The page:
Now that we know who AIG's counterparties were, and the amount of exposure Goldman Sachs had to AIG, let's look back to this piece written September 27, 2008.
At least we knew then, what the world knows now.
AIG and Goldman Sachs were both lying!!
Saturday, September 27, 2008
But is that accurate? Let's go over and view the details in this story!
What did AIG say about AIGFP in December?
AIGFP maintains the ability opportunistically to economically hedge specific securities in a portfolio and thereby further limit its exposure to loss and has hedged outstanding transactions in this manner on occasion. AIGFP has never had a payment obligation under these credit derivatives transactions where AIGFP is providing credit protection on the super senior risk. Furthermore... no transaction has experienced credit losses in an amount that has made the likelihood of AIGFP having to make a payment, in AIGFP’s view, to be greater than remote, even in severe recessionary market scenarios.
On February 28, AIG said this:
Included in both the full year and fourth quarter 2007 net income (loss) and adjusted net income (loss) were charges of approximately $11.47 billion pretax ($7.46 billion after tax) and $11.12 billion pretax ($7.23 billion after tax), respectively, for a net unrealized market valuation loss related to the AIG Financial Products Corp.(AIGFP) super senior credit default swap portfolio.
From no material exposure to $11 billion in two months.
Now when AIG was on the ropes, Goldman Sachs, on September 16th said it's exposure to AIG was "not material."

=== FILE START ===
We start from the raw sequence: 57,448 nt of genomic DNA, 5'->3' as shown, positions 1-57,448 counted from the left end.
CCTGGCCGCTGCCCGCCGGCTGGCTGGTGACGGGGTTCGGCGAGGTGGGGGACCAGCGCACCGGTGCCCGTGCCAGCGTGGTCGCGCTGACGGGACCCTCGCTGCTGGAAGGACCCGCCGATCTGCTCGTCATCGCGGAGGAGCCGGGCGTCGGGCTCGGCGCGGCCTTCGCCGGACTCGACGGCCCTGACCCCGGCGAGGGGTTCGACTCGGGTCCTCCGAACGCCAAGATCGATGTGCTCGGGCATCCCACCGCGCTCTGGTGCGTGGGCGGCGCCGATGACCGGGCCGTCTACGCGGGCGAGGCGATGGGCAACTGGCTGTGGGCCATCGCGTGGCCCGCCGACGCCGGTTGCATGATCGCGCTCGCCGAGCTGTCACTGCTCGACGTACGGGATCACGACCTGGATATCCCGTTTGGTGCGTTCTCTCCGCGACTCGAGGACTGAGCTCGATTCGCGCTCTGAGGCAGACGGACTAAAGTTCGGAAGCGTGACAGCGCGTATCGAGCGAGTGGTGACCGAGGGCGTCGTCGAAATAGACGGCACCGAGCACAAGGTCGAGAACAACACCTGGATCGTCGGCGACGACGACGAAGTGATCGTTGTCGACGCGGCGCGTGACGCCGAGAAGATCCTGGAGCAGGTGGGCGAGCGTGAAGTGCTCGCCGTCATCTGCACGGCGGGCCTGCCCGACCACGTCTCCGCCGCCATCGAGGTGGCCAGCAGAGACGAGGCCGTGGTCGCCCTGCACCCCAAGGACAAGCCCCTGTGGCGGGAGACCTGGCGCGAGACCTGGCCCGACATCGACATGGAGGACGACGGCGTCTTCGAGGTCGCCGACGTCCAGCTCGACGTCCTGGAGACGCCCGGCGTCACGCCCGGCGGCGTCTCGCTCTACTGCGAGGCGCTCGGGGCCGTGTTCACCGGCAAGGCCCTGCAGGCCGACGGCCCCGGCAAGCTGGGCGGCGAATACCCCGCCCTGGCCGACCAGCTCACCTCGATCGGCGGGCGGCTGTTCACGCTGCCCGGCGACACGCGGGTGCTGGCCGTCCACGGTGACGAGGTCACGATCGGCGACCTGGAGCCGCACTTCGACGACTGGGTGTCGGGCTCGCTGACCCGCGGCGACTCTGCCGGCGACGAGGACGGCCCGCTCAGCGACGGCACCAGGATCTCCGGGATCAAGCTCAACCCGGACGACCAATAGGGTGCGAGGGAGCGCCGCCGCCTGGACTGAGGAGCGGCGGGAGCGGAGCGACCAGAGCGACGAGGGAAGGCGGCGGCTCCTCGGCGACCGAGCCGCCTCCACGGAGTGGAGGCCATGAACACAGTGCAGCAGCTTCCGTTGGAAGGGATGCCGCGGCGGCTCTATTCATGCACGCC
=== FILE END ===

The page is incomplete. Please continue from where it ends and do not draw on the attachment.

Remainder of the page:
``Our exposure to AIG is not material,'' Lucas van Praag, a Goldman spokesman, said today in an interview. ``We have always managed our exposure to single names extremely conservatively. That was the case with Bear and Lehman.''
That statement was as accurate as AIG's December statement! In fact, Goldman Sach's exposure to AIG was $20 billion! Look at today's NY Times:
Although it was not widely known, Goldman, a Wall Street stalwart that had seemed immune to its rivals’ woes, was A.I.G.’s largest trading partner, according to six people close to the insurer who requested anonymity because of confidentiality agreements. A collapse of the insurer threatened to leave a hole of as much as $20 billion in Goldman’s side, several of these people said.
"Our exposure to AIG is not material?" Did they read AIG's playbook? Look at what I wrote about Goldman Sachs on September 13th.
Goldman, however has been able to offset these losses with Level 3 gains on derivatives. As of their latest quarterly report Goldman had economic exposure to these derivative contracts of $78.7 billion dollars after all netting and cash collateral has been subtracted out. So it's true counterparty exposure.
What is the ratings of Goldman's counterparties to these derivaties, in May, before the all holy hell which is now currently engulfing Wall Street?
AIG then was a AA counterparty, and 33% of 78.7 billion is $25 billion. Goldman's exposure to AA credit AIG in swaps, according to the NY Times was $20 billion.
Now we know why these derivatives are in Level 3! And why AIG and Goldman were in bed together.
They have the same definition of material!